The road to Berlin – April 17th

It’s about 8PM and we are 20 km from Hannover. I’m now in the back of a “Hummercar 3″ mobile home that is driving us straight to Berlin. In four hours we will arrive in the capital so I have some time to write down the adventures of my first full day of hitchhiking.

We got up around 7:30 this morning, had a couple of strawberries, filled my thermos with coffee and headed to Brecht’s favorite hitch hiking spot in Antwerp. We had to wait nearly 30 minutes before two Albanians who where driving from Milan to Amsterdam picked us up. They were on their way to score some typical local products there. While Brecht had an interesting conversation in Italian with the fellows which I didn’t understand, I decided to polish up my Russian a bit.

And so it begins...
And so it begins…

A couple of kilometers before Utrecht the amico’s dropped us at a small gas station. Immediately a sympathetic guy from Eeklo (near Ghent) rushed towards us and asked if he could give us a ride. He claimed he could spot that we were fellow Belgians form the second he saw us. Not sure if that’s a good thing, but anyway, he didn’t mind driving a couple of kilometers off road to drop us at an Hitch hiking spot in Utrecht, that Brecht had read about on the internet.


The hitch-hiking spot turned out to be totally worthless. Non the less we managed to get a ride after 20 minutes from Fons, a man in his early fifties who used to hitchhike a lot all around western Europe, and he proposed to take us out of this hitch-hiking hell hole, to a much better spot a couple of kilometers away.

There we got a ride from Ruud, another guy who used to do a lot of hitch-hiking races with some friends himself and got us a lot closer to the border with Germany. He was already late for a meeting but he couldn’t help reliving some of the old days with us. Ruud dropped us at another small gas station, so we had to go social again. A lot of people where refusing towards us and one super fat guy with a purple head only kept staring at us like if we were two turds when we asked him for a ride. Apparently people were scared we would be carrying drugs and they didn’t want to take the chance to cross the border with us.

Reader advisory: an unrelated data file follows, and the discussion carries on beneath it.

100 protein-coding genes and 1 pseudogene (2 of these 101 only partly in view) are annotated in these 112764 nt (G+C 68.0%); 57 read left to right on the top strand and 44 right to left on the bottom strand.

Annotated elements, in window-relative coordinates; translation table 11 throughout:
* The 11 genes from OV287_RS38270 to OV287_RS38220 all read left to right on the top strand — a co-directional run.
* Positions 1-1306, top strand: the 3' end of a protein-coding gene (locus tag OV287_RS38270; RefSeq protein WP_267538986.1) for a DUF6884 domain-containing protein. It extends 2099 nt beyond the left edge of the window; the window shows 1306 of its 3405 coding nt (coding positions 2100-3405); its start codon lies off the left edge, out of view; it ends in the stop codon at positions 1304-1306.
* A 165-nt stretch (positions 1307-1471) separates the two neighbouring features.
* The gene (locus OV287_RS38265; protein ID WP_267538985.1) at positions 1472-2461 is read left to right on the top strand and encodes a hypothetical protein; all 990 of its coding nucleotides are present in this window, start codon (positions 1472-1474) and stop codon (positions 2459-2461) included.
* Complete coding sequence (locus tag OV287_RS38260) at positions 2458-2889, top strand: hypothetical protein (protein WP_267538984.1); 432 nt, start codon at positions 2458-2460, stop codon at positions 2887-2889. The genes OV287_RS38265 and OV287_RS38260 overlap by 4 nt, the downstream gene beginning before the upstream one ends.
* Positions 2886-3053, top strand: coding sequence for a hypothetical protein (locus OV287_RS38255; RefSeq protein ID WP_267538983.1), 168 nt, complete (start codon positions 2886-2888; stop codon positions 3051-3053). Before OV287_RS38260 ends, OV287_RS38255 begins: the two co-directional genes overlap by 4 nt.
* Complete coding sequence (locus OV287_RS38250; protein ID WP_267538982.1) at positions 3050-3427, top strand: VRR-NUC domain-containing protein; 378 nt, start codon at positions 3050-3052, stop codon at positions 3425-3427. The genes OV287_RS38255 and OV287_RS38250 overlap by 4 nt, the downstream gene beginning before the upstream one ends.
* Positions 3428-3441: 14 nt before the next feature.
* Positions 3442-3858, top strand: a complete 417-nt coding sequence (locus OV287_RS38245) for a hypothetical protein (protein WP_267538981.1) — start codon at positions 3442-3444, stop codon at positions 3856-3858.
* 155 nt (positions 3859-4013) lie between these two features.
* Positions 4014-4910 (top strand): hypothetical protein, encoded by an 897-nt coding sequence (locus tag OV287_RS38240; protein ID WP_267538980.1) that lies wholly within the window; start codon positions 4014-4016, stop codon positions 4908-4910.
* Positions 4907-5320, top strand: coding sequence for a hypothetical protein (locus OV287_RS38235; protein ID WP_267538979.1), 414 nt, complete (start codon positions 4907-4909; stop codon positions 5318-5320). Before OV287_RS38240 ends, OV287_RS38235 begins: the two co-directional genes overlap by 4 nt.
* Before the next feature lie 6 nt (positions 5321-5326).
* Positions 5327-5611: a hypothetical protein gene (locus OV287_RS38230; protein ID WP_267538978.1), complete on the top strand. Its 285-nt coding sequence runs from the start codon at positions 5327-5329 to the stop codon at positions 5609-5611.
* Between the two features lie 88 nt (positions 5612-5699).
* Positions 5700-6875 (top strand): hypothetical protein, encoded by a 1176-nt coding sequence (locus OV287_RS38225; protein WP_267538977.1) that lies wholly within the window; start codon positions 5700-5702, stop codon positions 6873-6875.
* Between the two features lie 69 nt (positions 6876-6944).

Finally we spotted a young fellow who fell for Brecht’s charms immediately. Brecht greeted him enthusiastically with the words “Dag jongeman! Rijdt u toevallig richting Duitsland?” (people who know Brecht will know exactly how this sounded.) Nick, that’s how the boy was called, had no place in the trunk for our luggage because it was completely occupied by a giant sub-woofer that really made his Andre Hazes songs bang.

A couple of gas stations further, Nick dropped us off and we immediately got a ride from from an introvert business man with a lot of stress twitches. He could bring us only about 20 km further and was conf calling most of the time, so there’s nothing much else I can say about him. I didn’t even get his name.

Now we were really close to the border, and after the usual worried faces, we found a guy name Felix. While he was inside paying for the petrol we spotted another hitchhiker. We waved him over and we immediately connected. We asked Felix if we could take him with us too. That was okay. Felix was used to pick up loads of hitchhikers and only a week ago he managed to stuff four backpackers into his car. So after we all pledged we weren’t carrying any drugs we where good to go. Together with our brand new buddy: Donald. Brecht also decided to start taking a dashboard selfy of every ride we would get from this point on.

Brecht, Jules, Donald and Felix

We crossed the German border at 3 PM sharp. At the Autohof where we were dropped of it was hard to get a ride. Mainly because most people were heading in the other direction and because we were a little tipsy from the Desprados and because we were now three instead of two.


We decided to move towards the ramp of the freeway in the direction of Hannover. After a while we managed to get a ride from a Jeep owner called Heinz. Heinz could understand Hollands (the kind of Dutch they speak in Holland), but no Flemish (Belgian Dutch), because Laag-Deutch resembles the kind of Dutch people speak in Holland. So I did my best to speak Hollands the best I could, while trying to not offend Donald too much.


After a while we got dropped of at another pretty bad hitchhiking spot. After a couple of minutes somebody pulled over with screeching tires. Friederika was a super nice girl with a very small car, but she didn’t mind stuffing her car with three strangers and an equal amount of enormous backpacks. She had never picked up hitchhikers before but she had seen some hitchhikers at the exact same spot a week ago and she had promised to herself that the next time she would see someone hitching there she would give them a lift. Not exactly sure why.. We  managed to cover 100 km in her car and then got dropped of at another autohof.


We grabbed some Mc Donalds there cause we were starving, and drank a couple of beers afterwards. At this point we were less than 400 km away from Berlin and we got a bit too euphoric. This resulted in no-one picking us up for almost 40 minutes. But that was okay, we weren’t really trying hard anyway.

After a while our beers were empty and we saw some rainy clouds come our way. That’s when we decided to use all of our hitchhiking powers again and managed to get a ride from the awesomest vehicle I have ever seen: Tarsten’s Hummercar 3!


To be continued…